Figure: A) Overview of Ub-POD methodology to identify substrates of ubiquitin ligases. B) Ub-POD applied to the ubiquitin ligase RAD18. Quantitative mass spectrometry data represented in Volcano plot showing the identification of known and potentially novel substrates.

Exploitation of Host Ubiquitination by Legionella pneumophila

Bacteria do not have a ubiquitin system, but some pathogenic bacteria have developed virulence factors (effectors) that can manipulate the host’s ubiquitin system. During an infection, these effectors are secreted into the host cell, allowing the pathogen to evade the host’s immune system and establish a successful environment for replication in the host’s cytoplasm. Legionella bacteria are commonly found in soil and natural water sources and can cause Legionnaires’ disease, a severe form of pneumonia, if inhaled in the form of aerosols. Elderly individuals and those with compromised immune systems are at high risk of fatal complications. During an infection, Legionella secretes over 300 effectors into the host’s cytosol to control various cell-signaling events, including the ubiquitin signaling system. Our research focuses on how these Legionella effectors interact with the host’s ubiquitin system, using tools from structural biology, cell biology, and proteomics.

Our research, along with that of others, uncovered that SdeA, a toxic effector of Legionella, employs a completely different mechanism compared to the standard three enzyme cascade for attaching ubiquitin to its substrates. (Qiu et al., 2016Bhogaraju et al., 2016). SdeA-mediated reaction results in the attachment of Arginine-42 of ubiquitin to Serines of target substrates through a phosphoribose linker. This unique process of linking ubiquitin to a substrate protein involves the formation of a phosphodiester bond instead of the typical isopeptide bond. It’s still unclear if this distinct form of ubiquitination is carried out by enzymes in other living organisms. We investigated the regulation of this unusual form of ubiquitination by SidJ, a meta-effector of Legionella. SidJ regulates the excessive toxicity caused by SdeA and its paralogues during Legionella infection in a specific and timely manner. Our research found that SidJ partners with host Calmodulin to inhibit the activity of SdeA through ATP-dependent glutamylation. The cryo-electron microscopy (Cryo-EM) structure of SidJ in complex with human Calmodulin revealed how Calmodulin activates SidJ allosterically. This structure also demonstrated that SidJ has a pseudokinase fold with two nucleotide-binding pockets (Bhogaraju et al., 2019). Recently, we used cryo-EM to determine the structure of two catalytic intermediate states of the SidJ/Calmodulin complexed with SdeA (Figure 1). This uncovered a novel mechanism of glutamylation that involves a fleeting self-modification of SidJ through Lysine AMPylation (Adams et al., 2021). In our work on other ubiquitin ligases of legionella, we determined the cryo-EM structure of the ligase LubX in complex with its substrate and another effector of Legionella SidH. Our structure revealed that SidH possesses a tRNA binding site that is important for its celluylar toxicity. We are continuing to study ubiquitin signalling in Legionella, especially in the context of infections, through collaborations.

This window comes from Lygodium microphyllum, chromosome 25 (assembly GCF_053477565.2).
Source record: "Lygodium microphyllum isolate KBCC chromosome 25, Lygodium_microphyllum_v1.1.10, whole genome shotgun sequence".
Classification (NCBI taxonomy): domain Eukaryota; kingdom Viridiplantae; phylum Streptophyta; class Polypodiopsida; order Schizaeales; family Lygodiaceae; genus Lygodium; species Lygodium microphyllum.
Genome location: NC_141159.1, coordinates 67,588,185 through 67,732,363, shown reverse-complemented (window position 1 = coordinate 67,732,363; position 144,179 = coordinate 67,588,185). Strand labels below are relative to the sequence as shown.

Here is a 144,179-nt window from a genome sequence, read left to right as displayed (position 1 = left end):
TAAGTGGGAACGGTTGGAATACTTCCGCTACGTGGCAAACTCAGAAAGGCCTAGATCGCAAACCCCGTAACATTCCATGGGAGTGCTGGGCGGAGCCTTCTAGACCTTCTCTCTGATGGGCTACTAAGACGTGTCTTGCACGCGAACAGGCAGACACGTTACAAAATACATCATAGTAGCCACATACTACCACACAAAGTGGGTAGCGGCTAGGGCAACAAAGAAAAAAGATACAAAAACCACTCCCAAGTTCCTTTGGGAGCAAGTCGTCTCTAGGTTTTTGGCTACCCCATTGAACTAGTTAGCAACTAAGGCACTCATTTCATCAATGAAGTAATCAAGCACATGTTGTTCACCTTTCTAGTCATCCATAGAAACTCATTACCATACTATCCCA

Figure: Cryo-EM structures of Legionella effector complexes. left, SidJ in complex with human Calmodulin; middle, SidJ/Calmodulin/SdeA complex; right, SidH in complex with bacterial EF-Tu, tRNA and the ubiquitin ligase LubX.

Future projects and goals:

  1. The aim of our research on human MRL complexes is to gain a molecular understanding of the associated human diseases, with the end goal of proposing precise therapeutic targets and validating them in model systems.
  2. We will further develop Ub-POD and apply to a wide range of ubiquitin ligases and explore other applications of the method beyond Ubiquitin.
  3. Legionella has a wealth of effectors that engage with the host’s ubiquitin system, beyond the non-canonical ubiquitin system that our group has been investigating. The aim of our research is to obtain a complete picture of how the host ubiquitin system is exploited during Legionella infection and to seek out potential targets for combating Legionnaires’ disease.

Figure: Utilizing the Ub-POD, a method we developed to identify substrates of ubiquitin ligases, we directly visualized the ubiquitination activity of RAD18 in cells in response to UV treatment. Red-Biotin; Blue-DAPI; Green-H2AX, a DNA damage marker